In every Mass, Christ is present, both in the person of his priest and especially under the form of bread and wine. In every Mass, his death becomes a present reality, offered as our sacrifice to God in an unbloody and sacramental manner. As often as the sacrifice of the cross is celebrated on an altar, the work of our redemption is carried on. […]

Penance: Reconciliation [1422-1498] 

          Penance is the sacrament by which we receive God's healing forgiveness for sins committed after baptism. The rite is called reconciliation because it reconciles us not only with God but with the church community. Both these aspects of reconciliation are important [1468-1470].
          As members of Christ's body, everything we do affects the whole Body. Sin wounds and weakens the Body of Christ; the healing we receive in penance restores health and strength to the Church, as well as to ourselves. […]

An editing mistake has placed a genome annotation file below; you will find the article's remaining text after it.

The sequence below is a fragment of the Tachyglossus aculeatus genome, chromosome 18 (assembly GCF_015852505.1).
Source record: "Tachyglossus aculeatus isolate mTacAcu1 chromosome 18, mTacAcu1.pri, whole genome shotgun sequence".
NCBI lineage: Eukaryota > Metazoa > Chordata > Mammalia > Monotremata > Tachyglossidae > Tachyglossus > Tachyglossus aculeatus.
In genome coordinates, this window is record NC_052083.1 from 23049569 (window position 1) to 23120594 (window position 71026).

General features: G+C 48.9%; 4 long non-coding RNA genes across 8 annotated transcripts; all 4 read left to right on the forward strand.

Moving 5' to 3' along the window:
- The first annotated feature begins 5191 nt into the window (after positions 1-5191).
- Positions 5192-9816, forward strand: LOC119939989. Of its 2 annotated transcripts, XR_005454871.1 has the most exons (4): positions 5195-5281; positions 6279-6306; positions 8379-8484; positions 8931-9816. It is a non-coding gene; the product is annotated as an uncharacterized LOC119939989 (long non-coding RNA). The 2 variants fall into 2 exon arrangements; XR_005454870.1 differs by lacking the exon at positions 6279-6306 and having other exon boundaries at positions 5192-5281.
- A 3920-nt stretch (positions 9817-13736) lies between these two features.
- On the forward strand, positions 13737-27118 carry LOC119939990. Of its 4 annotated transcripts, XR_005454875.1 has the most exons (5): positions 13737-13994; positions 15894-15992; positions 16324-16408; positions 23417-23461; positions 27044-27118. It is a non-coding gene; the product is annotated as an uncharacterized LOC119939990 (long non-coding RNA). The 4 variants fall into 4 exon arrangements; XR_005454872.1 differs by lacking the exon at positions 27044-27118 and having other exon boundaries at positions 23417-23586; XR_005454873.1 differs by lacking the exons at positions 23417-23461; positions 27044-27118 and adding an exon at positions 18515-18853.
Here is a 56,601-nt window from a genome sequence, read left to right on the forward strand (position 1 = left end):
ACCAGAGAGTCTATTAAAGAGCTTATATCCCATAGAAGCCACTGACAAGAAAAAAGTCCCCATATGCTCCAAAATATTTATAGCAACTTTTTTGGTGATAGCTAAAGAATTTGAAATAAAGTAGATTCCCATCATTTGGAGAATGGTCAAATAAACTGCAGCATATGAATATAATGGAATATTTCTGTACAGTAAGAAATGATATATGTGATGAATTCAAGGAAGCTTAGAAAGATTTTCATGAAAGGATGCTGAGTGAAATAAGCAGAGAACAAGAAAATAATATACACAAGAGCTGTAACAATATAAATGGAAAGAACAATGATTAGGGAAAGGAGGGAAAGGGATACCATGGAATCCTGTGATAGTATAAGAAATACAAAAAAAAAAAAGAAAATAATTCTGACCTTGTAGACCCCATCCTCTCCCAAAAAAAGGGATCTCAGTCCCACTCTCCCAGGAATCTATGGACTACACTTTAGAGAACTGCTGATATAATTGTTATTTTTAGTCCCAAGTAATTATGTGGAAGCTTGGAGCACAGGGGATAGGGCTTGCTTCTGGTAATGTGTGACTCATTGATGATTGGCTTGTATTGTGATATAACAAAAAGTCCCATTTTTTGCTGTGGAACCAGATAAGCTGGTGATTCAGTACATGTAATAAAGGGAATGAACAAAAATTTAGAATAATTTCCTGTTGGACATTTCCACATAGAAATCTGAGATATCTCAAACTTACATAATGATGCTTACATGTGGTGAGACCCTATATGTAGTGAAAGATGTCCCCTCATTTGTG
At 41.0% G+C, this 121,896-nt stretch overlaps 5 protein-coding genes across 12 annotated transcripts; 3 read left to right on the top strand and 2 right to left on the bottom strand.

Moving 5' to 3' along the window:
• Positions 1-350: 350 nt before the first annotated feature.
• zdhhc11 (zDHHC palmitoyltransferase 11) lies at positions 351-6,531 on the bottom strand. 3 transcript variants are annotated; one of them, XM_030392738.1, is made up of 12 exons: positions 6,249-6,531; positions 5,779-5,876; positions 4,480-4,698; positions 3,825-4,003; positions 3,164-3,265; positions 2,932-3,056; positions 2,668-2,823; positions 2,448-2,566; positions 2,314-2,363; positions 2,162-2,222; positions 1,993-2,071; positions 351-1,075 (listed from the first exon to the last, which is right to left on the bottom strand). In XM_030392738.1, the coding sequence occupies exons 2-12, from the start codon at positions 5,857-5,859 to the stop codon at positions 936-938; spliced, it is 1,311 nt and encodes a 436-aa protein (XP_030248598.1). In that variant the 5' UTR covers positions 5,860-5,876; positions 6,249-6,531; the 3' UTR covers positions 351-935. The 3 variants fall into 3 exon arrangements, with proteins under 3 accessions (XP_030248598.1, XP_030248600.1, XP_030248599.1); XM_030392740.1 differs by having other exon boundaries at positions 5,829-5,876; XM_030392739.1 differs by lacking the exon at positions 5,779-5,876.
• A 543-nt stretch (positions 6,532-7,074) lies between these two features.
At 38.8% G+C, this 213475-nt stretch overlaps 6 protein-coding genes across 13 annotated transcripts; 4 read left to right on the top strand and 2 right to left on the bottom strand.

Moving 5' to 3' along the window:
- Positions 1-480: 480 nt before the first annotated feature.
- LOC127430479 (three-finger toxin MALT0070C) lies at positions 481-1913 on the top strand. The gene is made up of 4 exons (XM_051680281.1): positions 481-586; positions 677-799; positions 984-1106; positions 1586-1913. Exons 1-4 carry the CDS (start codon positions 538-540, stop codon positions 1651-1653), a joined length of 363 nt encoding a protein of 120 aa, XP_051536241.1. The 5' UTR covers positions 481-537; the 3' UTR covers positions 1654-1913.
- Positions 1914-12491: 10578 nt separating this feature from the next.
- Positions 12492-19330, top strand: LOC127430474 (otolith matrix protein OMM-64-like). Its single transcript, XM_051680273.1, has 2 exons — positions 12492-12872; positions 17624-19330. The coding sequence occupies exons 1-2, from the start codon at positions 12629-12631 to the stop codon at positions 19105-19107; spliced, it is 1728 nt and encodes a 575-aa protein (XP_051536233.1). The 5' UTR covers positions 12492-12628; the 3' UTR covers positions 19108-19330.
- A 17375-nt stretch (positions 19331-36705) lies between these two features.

When you confess your sins sincerely, with true sorrow and resolution not to sin again, God rejoices. […]

(My Copy of "Handbook for Today's Catholic"
Photo by: Donna Welles 07/20/12)

Anointing of the Sick [1499-1532] 

          In serious illness you experience mortality. You realize that at some time you are going to die. If you are not seriously ill, but infirm or aged, you know this same experience.
          Because these circumstances lead you to face God in this light of your own death, there is something especially sacramental about the condition you are in. And so there is a formal sacrament for this sacramental situation: anointing of the sick [1522].